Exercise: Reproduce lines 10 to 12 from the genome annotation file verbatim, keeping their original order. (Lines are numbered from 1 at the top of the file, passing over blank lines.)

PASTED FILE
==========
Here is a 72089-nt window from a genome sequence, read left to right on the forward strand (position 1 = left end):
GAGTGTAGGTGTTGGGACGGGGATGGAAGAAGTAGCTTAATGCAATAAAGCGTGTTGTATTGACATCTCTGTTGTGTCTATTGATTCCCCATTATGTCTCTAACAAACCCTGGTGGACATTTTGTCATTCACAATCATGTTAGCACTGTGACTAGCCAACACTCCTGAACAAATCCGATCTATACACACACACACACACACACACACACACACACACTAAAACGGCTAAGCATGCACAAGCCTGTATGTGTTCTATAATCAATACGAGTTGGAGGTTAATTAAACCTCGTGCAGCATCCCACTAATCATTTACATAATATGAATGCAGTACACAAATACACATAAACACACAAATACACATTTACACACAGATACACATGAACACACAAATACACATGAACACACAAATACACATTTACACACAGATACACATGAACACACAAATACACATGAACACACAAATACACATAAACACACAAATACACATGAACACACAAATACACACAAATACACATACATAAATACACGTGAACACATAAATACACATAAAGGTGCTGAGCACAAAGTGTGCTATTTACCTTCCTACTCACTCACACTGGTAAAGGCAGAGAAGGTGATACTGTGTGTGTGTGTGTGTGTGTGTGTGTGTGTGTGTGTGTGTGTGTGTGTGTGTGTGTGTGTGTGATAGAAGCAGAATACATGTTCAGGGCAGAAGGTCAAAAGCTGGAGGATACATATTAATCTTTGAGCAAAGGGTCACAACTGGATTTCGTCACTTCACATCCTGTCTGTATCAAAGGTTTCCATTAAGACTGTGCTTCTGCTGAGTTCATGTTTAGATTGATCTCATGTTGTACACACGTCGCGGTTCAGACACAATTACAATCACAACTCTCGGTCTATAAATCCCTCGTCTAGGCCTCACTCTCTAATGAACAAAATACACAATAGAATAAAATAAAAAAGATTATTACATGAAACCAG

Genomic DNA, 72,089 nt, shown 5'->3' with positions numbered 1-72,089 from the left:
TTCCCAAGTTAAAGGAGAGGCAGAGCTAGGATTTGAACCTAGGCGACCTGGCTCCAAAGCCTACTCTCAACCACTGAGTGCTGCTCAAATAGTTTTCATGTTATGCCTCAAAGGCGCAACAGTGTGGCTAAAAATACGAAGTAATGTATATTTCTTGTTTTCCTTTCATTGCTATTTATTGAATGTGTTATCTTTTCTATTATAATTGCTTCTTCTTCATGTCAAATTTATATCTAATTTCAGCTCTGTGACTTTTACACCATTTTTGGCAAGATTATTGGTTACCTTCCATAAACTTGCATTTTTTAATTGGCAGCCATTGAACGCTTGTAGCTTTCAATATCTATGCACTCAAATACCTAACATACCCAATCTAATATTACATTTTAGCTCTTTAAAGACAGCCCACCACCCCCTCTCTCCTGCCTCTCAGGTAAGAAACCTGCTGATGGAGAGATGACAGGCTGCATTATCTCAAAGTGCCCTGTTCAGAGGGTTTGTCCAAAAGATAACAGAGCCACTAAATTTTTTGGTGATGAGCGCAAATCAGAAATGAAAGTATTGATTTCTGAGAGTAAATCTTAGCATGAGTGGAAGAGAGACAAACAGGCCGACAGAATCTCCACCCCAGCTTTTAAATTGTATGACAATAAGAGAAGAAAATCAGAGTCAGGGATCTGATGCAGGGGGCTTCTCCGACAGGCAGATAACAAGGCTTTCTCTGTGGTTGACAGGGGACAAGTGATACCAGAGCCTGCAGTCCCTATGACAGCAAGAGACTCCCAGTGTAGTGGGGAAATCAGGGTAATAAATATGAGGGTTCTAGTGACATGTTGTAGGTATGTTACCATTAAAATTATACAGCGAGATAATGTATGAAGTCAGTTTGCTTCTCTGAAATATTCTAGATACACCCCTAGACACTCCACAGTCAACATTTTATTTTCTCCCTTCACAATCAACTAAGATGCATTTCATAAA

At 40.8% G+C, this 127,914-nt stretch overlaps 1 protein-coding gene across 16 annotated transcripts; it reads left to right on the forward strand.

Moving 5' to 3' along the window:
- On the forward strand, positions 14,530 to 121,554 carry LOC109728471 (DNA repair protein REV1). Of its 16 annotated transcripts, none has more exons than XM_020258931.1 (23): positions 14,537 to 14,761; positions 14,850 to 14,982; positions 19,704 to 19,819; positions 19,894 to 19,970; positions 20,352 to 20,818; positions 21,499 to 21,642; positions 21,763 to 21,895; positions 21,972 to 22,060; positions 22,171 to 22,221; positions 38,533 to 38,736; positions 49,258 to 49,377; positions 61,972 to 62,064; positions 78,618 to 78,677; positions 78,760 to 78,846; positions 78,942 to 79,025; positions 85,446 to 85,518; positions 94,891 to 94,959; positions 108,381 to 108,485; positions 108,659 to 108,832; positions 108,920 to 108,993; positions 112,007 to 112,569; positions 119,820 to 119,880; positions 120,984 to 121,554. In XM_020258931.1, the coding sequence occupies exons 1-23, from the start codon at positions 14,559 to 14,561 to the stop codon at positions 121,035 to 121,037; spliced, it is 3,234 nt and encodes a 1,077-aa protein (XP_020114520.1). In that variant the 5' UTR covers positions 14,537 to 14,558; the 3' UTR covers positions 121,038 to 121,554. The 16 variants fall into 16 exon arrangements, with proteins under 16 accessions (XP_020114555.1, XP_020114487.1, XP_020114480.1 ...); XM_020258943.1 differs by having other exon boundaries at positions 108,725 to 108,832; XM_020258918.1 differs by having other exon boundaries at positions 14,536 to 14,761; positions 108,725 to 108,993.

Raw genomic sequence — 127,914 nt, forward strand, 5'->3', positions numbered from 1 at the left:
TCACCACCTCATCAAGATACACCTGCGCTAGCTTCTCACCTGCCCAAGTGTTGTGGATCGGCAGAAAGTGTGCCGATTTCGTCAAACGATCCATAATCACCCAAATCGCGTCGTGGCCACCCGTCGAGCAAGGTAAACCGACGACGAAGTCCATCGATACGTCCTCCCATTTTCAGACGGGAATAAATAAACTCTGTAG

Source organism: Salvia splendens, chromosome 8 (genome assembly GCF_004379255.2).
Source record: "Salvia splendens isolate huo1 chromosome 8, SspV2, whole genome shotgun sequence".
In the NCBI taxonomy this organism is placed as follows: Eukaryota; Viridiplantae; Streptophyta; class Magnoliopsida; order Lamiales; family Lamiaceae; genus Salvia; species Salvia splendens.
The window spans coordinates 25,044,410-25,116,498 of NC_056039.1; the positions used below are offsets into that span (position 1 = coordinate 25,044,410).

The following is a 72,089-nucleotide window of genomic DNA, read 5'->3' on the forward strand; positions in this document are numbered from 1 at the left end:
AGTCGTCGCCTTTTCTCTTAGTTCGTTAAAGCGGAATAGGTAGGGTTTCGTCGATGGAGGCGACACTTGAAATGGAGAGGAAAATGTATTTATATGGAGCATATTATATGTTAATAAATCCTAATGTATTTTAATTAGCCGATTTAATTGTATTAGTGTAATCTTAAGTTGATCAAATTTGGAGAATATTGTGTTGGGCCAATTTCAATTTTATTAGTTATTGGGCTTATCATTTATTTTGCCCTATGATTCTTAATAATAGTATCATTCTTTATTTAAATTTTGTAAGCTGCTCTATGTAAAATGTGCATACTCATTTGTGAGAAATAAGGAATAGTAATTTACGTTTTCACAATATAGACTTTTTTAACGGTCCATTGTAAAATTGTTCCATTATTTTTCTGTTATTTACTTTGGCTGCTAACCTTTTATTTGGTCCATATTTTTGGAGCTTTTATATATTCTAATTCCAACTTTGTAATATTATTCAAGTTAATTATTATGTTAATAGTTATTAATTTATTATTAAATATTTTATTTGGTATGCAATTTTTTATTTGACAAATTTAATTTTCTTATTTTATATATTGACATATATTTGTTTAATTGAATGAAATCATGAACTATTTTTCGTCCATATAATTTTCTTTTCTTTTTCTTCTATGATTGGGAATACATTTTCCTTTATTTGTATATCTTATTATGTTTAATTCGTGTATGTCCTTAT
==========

Source organism: Salvia splendens, chromosome 8 (genome assembly GCF_004379255.2).
Source record: "Salvia splendens isolate huo1 chromosome 8, SspV2, whole genome shotgun sequence".
In the NCBI taxonomy this organism is placed as follows: Eukaryota; Viridiplantae; Streptophyta; class Magnoliopsida; order Lamiales; family Lamiaceae; genus Salvia; species Salvia splendens.